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Today's News

  • Rental properties can make good investments, but they come with risk

    BY NATHAN SILLIN
    Practical Money Skills

  • Big bipartisan HB 412 seeks fix for gross receipts tax mess

    House Bill 412 is a big one. The title requires 307 words. It begins, “An act relating to taxation…” The second to the last section – that’s section 155 out of 157– requires 1,028 words to list the sections of existing law that would be repealed.
    The sponsors are Rep. Jason Harper, Rio Rancho Republican, and two venerable Democratic senators, John Arthur Smith of Deming and Carlos Cisneros of Questa. Bipartisanship!
    The bill came from the interim Revenue Stabilization & Tax Policy Committee. Harper was the chair and Cisneros the vice chair. Smith was a member.
    A general and understandable (by you and me) summary of what became HB 412 is found in the minutes of the committee’s final meeting, held Dec. 16. It said: “The elimination of most GRT deductions, exemptions and credits is a key part of the legislation and could vastly expand the tax base with a correspondingly lower sales tax rate…  the state sales tax rate would be around 2.5 percent, with an average total local and state rate of around five percent.”

  • N.M. warily studies Republican health overhaul plan

    SANTA FE (AP) — New Mexico’s health care sector and policy makers were warily studying a proposal Tuesday by U.S. House Republicans to replace the Affordable Care Act that has cut the state’s uninsured rate in half since 2013.
    Of particular concern were measures to reduce federal matching funds for newcomers to Medicaid health coverage starting in mid-2019, and link overall federal spending on Medicaid to a limited, per-beneficiary amount.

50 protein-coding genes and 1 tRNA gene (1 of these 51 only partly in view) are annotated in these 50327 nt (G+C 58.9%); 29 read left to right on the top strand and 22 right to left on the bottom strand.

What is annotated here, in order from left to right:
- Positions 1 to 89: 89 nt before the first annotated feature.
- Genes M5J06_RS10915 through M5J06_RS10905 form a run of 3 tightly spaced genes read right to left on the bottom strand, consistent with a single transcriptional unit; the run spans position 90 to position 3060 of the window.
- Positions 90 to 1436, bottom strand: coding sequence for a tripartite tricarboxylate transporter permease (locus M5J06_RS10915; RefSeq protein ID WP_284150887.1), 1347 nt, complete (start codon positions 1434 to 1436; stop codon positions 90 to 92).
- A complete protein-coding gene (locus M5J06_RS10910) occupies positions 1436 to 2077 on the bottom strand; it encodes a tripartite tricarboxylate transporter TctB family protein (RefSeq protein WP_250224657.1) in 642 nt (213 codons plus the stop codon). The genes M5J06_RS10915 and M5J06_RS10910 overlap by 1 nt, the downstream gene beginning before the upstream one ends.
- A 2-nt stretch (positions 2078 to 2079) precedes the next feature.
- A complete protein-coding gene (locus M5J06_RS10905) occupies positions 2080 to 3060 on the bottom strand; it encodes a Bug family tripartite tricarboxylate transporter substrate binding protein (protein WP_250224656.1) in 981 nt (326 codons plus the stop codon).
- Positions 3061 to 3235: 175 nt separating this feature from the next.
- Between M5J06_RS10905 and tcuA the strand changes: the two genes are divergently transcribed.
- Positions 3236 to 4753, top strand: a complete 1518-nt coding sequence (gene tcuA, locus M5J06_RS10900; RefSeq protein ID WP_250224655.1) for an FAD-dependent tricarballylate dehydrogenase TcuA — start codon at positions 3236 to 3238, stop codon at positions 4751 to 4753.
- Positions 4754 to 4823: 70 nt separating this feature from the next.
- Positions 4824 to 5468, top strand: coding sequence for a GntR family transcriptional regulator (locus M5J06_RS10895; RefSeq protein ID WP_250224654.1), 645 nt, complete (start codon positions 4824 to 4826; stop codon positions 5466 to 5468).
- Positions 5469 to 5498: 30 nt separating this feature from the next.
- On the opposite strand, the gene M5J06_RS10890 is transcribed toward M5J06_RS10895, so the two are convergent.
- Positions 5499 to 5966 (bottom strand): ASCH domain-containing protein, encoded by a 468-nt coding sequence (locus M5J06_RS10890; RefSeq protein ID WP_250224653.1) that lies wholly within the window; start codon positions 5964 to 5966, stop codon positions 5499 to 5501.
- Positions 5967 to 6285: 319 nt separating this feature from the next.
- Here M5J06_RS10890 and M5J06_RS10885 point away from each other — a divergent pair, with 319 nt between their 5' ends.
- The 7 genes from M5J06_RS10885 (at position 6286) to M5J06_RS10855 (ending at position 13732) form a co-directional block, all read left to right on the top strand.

Residents of New Mexico have flocked to enroll in Medicaid health care for the poor and disabled since Republican Gov. Susana Martinez agreed to expand the program to more low-income individuals. The uninsured rate in New Mexico has plummeted to 8.9 percent of the population, from 18.6 percent in 2013, according to state insurance regulators.
    Martinez, who cannot run for a third term in 2018, now favors repeal and replacement of President Barack Obama’s signature health care law, while declining to comment Tuesday.

  • Lawmakers consider renewable energy tax credits

    BY REBECCA MOSS
    The New Mexican

  • New UNM-LA Advisory Board sworn in
  • Wallstrom to hold recital at Fuller Lodge

    Miriam Wallstrom, a high school junior, will present her first trumpet recital at Fuller Lodge at 2 p.m. Sunday.
    Playing pieces on both a b-flat trumpet and a piccolo trumpet, she will perform works by Haydn, Albinoni, Sasche, and a Dixieland jazz piece.
    Jan McDonald is her music teacher, and he will accompany her on trumpet for several of her recital pieces. Cindy Little, a well-known piano player, will also accompany her on the piano, and her friend, Jenny Paige, will play duets with her on the euphonium.
    Wallstrom has studied the trumpet for almost six years, played in the Los Alamos Middle School band for two years, and played in the Los Alamos High School band for one-and-a-half years. She was selected for the New Mexico All State Band two years in a row. During the previous two summers Wallstrom studied trumpet at the Interlochen Arts Camp in Michigan. The first summer there she spent a week at an intensive Trumpet Institute and the second summer she spent six weeks playing with the World Youth Wind Symphony.
    In addition to the trumpet, Wallstrom also plays the piano, and at the high school is active in the National History Day Club, and the Key Club, a service organization related to Kiwanis. In Key Club, she will serve as an officer during the 2017-2018 school year. She is also a member of the LAHS National Honor Society.

  • Gov. mulls special session if issues linger